The 150 to 190 dollar range is about right. Variations in price depend on individual dealers pricing. Might be a big difference between the two with shipping and handling charges, be sure to verify that before choosing one over the other. The 300 set, way out in left field, unless it is some sort of "first edition" or something in mint condition. People can charge what they want. It is a good set. Some say a bit dated, but then it was written based on how magic was performed in the earlier part of the 20th century. Effects and methods are all still used, presentation has changed. As said above, you learn all that is in it and you will have a considerable education in magic.
Message: Posted by: MagiClyde (Jan 29, 2007 08:54PM)
Josh is right. The Mark Wilson book would be better for your children, and even you perhaps. The Tarbell books are dated in many ways, but still a good reference source.

As for the business end, you would be better with a book written recently that addresses that issue seperately. It, alone, is a subject unto itself.
Message: Posted by: Justin R (Jan 29, 2007 09:11PM)
On 2007-01-29 19:52, Thoughtreader wrote:(Learn it all no matter what, like having to learn calculous in school)[/quote]Is it really fair to compare the learning and study of magic to calculous?
Message: Posted by: Habu (Jan 29, 2007 09:23PM)
Thank you for your thoughts and comments,

Well I will get the set but check the shipping costs etc first as recommended, good point.

As for myself I will read it and study it all the way through. I have read two encyclopedia's of magic from the local library (both quite dated) and enjoyed doing so.

I guess in magic, effects my be dated by clothing, props used etc, but the concept and principle is never out-dated...cups n balls has seen some changes, but the pricipals have been around from the beginning.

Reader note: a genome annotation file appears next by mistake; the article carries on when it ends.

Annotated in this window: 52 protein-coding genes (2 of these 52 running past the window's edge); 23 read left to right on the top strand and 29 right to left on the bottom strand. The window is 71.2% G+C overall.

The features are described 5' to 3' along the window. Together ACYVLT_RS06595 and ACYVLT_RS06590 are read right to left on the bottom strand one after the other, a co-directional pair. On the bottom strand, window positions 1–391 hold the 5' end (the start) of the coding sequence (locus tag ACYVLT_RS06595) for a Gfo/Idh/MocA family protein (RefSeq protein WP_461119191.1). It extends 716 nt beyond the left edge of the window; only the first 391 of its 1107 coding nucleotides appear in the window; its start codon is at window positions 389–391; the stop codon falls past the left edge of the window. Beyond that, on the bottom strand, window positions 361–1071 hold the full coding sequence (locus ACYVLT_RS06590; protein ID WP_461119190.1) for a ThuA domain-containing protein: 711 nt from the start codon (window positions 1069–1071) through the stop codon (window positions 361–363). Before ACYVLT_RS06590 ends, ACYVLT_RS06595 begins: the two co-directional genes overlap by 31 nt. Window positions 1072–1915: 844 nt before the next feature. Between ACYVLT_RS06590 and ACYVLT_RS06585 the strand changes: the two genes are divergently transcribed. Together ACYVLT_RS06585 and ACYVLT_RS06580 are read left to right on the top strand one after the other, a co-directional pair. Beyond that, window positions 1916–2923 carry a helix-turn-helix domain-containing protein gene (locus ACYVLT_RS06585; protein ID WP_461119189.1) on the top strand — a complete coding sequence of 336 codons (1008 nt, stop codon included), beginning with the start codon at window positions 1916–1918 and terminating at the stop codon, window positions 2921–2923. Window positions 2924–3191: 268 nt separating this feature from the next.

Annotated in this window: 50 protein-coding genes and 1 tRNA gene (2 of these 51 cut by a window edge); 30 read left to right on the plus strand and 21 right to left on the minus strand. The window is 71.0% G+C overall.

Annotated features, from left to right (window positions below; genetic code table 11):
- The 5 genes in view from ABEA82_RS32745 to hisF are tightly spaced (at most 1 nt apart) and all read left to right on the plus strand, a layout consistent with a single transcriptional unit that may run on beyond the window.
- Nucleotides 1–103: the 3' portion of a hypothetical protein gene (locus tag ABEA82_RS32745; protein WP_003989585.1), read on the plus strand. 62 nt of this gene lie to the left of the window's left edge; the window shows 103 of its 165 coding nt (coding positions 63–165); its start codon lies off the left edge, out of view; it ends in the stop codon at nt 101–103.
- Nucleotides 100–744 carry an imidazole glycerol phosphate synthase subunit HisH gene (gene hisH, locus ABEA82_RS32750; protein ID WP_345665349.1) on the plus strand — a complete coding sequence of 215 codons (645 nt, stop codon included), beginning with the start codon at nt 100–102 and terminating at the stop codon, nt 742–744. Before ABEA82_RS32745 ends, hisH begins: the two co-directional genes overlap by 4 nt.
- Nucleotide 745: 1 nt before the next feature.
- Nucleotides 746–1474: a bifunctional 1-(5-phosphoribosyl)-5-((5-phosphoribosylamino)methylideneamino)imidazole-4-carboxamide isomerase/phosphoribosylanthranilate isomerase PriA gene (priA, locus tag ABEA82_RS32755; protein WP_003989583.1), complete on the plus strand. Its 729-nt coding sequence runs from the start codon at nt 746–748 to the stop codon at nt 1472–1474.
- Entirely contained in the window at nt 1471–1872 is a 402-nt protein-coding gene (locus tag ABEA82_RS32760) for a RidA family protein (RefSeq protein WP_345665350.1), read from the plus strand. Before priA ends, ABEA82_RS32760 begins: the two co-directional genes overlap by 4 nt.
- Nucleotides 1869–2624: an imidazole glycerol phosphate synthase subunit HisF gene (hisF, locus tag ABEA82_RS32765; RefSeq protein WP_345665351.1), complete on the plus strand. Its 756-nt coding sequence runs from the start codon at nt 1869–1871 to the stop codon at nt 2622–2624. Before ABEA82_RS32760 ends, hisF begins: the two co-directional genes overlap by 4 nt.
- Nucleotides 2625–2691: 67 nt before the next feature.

As for the kids, we did get a Mark Wilson Cyclopedia of Magic as part of a $30 magic kit I purchased them to see if they would show any interest. It is good but focuses primarily on card tricks and some coin magic...maybe it is just an abbreviated version though.

As far as the business portion of doing magic, I think Tarbel probably is out of date...

Are there any reccommendations for books that address current marketing and business considerations for magicians?
Message: Posted by: Josh the Superfluous (Jan 30, 2007 08:11AM)
Cyclopedia is an abbreviated version of "Mark Wilson's Complete Course in Magic". Which is a [b]very[/b] well rounded course.
Message: Posted by: Mark Wilden (Jan 30, 2007 02:48PM)
I bought the Tarbell set as a reference work because other sources refer to it. However, from what I've seen so far, there are better sources for learning magic (RRTCM, Mark Wilson, and miscellaneous works for single tricks).

Message: Posted by: Jaz (Jan 30, 2007 05:34PM)
[quote]Are there any reccommendations for books that address current marketing and business considerations for magicians?[/quote]

Check out "Tricky business" in the Special Interests section of the Café.
The section is about what you're looking for.
Message: Posted by: montemagic (Jan 30, 2007 06:42PM)

Message: Posted by: Habu (Jan 30, 2007 11:24PM)
Thanks for the comments, I will look at Tricky Business, thanks for the direct.

The auction site listed looks really interesting too!

I ordered the Tarbell Course @ $168, I am sure there are other courses out there that may be as good or even better in some ways, but I like the idea of reading from such a comprehensive and classic collection...besides it'll look nice on the shelf.